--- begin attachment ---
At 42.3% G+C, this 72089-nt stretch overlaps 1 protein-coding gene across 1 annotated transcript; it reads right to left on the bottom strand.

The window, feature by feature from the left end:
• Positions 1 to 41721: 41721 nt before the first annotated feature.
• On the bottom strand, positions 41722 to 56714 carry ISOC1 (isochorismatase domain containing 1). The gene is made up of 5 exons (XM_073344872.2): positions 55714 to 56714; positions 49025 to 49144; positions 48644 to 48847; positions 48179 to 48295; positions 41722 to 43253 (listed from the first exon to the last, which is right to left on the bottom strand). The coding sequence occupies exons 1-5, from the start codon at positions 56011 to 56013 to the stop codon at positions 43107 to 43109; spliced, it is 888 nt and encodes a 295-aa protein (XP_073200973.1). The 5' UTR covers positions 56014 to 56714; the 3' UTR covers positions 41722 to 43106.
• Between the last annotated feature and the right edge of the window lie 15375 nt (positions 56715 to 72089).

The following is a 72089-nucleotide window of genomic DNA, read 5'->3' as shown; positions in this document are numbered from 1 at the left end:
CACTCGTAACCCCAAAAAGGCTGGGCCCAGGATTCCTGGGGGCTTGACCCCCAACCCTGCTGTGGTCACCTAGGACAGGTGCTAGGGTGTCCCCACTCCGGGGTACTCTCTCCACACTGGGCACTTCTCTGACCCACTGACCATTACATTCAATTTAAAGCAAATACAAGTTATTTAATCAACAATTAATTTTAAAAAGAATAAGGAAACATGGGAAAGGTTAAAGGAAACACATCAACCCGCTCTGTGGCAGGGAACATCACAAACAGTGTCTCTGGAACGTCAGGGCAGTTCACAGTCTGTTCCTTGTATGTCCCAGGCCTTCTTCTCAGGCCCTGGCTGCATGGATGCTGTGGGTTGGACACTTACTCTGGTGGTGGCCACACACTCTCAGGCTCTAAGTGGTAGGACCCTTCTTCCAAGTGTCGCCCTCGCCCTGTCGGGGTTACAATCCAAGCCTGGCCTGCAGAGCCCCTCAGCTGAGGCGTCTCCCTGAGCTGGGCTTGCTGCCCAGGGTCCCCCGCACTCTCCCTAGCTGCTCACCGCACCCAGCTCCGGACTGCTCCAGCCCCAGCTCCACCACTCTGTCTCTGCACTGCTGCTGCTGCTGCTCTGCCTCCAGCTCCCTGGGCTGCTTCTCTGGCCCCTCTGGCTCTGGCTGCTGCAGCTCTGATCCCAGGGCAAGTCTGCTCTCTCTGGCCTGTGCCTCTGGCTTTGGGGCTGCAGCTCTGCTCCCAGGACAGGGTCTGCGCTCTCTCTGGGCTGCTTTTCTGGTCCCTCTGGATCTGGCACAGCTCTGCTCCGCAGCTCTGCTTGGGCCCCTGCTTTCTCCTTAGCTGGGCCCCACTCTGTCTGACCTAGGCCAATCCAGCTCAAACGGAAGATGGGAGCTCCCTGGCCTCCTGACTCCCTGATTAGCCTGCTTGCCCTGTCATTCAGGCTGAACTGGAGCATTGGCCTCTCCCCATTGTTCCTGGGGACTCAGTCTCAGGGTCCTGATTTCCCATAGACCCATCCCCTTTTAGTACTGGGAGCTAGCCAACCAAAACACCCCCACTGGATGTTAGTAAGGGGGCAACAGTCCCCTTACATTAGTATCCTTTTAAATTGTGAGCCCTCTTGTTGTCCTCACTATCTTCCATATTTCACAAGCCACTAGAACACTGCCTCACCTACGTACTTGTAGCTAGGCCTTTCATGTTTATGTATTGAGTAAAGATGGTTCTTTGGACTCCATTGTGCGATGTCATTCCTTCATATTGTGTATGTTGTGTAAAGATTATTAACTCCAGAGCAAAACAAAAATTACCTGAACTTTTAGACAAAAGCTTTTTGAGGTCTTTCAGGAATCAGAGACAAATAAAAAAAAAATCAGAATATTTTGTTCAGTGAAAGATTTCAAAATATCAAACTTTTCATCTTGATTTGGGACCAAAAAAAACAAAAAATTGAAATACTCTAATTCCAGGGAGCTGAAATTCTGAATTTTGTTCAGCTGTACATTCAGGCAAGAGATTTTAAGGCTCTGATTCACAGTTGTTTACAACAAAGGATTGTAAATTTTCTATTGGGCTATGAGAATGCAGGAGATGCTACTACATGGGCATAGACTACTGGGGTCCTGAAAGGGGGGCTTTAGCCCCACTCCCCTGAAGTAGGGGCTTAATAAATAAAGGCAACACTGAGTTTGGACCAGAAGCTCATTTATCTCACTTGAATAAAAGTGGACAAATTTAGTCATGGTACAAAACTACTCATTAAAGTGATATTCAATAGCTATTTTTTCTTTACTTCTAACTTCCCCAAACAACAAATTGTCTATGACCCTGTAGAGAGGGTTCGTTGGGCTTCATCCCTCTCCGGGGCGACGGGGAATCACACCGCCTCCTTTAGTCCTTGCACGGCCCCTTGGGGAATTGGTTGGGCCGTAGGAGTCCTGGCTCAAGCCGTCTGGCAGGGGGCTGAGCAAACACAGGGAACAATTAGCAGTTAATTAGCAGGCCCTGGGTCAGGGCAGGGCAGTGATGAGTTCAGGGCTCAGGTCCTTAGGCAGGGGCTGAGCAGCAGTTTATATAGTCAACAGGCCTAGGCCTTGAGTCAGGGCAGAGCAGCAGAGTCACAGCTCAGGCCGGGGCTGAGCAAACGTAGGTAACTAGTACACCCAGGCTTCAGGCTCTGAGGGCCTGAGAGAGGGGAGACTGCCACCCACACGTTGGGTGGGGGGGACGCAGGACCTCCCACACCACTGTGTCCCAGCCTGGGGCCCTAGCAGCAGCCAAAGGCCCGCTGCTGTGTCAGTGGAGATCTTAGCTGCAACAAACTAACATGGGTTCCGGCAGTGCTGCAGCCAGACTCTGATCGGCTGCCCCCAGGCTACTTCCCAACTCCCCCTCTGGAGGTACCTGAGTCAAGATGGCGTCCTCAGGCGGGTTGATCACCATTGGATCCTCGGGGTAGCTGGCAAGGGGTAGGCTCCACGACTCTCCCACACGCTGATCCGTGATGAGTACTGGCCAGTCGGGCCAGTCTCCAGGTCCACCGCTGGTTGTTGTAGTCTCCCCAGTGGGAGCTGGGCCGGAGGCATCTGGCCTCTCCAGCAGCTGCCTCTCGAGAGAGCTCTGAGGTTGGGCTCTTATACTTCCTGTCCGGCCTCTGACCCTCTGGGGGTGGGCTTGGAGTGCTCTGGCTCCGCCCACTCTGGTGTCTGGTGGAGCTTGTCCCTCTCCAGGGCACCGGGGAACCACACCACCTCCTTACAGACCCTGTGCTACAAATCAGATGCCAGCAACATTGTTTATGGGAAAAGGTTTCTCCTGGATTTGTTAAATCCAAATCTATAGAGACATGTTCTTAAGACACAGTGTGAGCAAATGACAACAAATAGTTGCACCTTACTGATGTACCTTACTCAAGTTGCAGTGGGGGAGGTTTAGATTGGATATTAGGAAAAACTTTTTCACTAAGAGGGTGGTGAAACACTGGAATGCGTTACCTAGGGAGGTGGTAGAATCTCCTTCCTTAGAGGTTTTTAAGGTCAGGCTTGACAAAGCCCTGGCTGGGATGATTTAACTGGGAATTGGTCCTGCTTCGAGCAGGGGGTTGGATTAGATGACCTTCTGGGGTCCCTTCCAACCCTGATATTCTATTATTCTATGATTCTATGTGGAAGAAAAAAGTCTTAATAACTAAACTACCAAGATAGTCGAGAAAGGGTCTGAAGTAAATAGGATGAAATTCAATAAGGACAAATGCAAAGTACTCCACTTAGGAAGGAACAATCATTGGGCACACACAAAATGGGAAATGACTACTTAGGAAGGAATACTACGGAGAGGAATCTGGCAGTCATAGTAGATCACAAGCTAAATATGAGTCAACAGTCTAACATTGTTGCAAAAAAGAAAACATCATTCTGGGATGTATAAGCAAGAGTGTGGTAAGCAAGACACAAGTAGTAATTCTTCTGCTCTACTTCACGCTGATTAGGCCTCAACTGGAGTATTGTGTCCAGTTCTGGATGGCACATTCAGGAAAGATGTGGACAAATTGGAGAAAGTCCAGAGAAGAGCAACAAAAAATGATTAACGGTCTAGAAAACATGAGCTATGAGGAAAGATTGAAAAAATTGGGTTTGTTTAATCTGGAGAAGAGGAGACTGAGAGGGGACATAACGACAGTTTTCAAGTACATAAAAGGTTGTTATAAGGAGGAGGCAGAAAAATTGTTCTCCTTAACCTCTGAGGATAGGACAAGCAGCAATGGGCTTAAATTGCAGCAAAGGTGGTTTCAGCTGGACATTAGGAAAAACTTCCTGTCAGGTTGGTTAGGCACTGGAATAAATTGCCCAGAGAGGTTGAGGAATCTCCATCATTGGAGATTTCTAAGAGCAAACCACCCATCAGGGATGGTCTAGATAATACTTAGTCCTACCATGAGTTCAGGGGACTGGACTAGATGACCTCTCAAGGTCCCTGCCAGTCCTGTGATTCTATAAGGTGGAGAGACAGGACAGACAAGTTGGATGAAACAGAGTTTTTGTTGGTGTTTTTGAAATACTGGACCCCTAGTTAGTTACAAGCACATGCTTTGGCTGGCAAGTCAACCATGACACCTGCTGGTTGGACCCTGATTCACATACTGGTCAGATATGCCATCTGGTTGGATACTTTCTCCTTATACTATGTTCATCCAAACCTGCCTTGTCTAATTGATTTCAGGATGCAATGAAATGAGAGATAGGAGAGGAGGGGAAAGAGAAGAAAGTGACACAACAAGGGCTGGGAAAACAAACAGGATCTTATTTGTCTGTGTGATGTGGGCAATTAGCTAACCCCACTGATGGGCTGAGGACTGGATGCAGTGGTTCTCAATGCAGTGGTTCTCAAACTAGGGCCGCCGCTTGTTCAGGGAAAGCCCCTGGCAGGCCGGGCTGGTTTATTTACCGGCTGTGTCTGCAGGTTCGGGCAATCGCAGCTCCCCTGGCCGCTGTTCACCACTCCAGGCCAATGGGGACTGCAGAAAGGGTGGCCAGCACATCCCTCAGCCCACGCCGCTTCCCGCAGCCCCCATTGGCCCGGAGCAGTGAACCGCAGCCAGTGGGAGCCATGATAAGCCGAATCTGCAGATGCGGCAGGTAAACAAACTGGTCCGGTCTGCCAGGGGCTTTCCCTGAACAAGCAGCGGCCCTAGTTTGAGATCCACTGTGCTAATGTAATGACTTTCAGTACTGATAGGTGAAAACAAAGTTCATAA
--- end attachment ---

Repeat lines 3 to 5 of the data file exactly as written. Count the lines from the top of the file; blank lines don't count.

• Positions 1 to 41721: 41721 nt before the first annotated feature.
• On the bottom strand, positions 41722 to 56714 carry ISOC1 (isochorismatase domain containing 1). The gene is made up of 5 exons (XM_073344872.2): positions 55714 to 56714; positions 49025 to 49144; positions 48644 to 48847; positions 48179 to 48295; positions 41722 to 43253 (listed from the first exon to the last, which is right to left on the bottom strand). The coding sequence occupies exons 1-5, from the start codon at positions 56011 to 56013 to the stop codon at positions 43107 to 43109; spliced, it is 888 nt and encodes a 295-aa protein (XP_073200973.1). The 5' UTR covers positions 56014 to 56714; the 3' UTR covers positions 41722 to 43106.
• Between the last annotated feature and the right edge of the window lie 15375 nt (positions 56715 to 72089).